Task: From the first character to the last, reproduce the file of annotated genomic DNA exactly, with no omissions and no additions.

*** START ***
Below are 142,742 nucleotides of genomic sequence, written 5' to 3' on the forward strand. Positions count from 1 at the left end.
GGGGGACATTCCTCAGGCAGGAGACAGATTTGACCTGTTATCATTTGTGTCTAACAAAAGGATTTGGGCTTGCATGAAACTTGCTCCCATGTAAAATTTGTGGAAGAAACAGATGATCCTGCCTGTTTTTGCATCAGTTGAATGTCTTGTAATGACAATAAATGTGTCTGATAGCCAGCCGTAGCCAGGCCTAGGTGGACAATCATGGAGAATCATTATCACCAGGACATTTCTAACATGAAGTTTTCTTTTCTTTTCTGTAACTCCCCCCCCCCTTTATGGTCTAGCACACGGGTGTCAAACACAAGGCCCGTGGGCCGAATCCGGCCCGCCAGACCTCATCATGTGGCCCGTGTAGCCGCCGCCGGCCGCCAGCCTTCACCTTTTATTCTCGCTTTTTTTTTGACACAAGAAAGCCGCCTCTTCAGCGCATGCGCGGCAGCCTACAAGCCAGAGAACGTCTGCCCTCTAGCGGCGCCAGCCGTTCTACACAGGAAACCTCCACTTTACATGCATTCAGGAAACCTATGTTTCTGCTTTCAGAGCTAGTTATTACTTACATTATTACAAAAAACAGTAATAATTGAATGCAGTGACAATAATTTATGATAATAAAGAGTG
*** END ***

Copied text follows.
Below are 142,742 nucleotides of genomic sequence, written 5' to 3' on the forward strand. Positions count from 1 at the left end.
GGGGGACATTCCTCAGGCAGGAGACAGATTTGACCTGTTATCATTTGTGTCTAACAAAAGGATTTGGGCTTGCATGAAACTTGCTCCCATGTAAAATTTGTGGAAGAAACAGATGATCCTGCCTGTTTTTGCATCAGTTGAATGTCTTGTAATGACAATAAATGTGTCTGATAGCCAGCCGTAGCCAGGCCTAGGTGGACAATCATGGAGAATCATTATCACCAGGACATTTCTAACATGAAGTTTTCTTTTCTTTTCTGTAACTCCCCCCCCCCTTTATGGTCTAGCACACGGGTGTCAAACACAAGGCCCGTGGGCCGAATCCGGCCCGCCAGACCTCATCATGTGGCCCGTGTAGCCGCCGCCGGCCGCCAGCCTTCACCTTTTATTCTCGCTTTTTTTTTGACACAAGAAAGCCGCCTCTTCAGCGCATGCGCGGCAGCCTACAAGCCAGAGAACGTCTGCCCTCTAGCGGCGCCAGCCGTTCTACACAGGAAACCTCCACTTTACATGCATTCAGGAAACCTATGTTTCTGCTTTCAGAGCTAGTTATTACTTACATTATTACAAAAAACAGTAATAATTGAATGCAGTGACAATAATTTATGATAATAAAGAGTG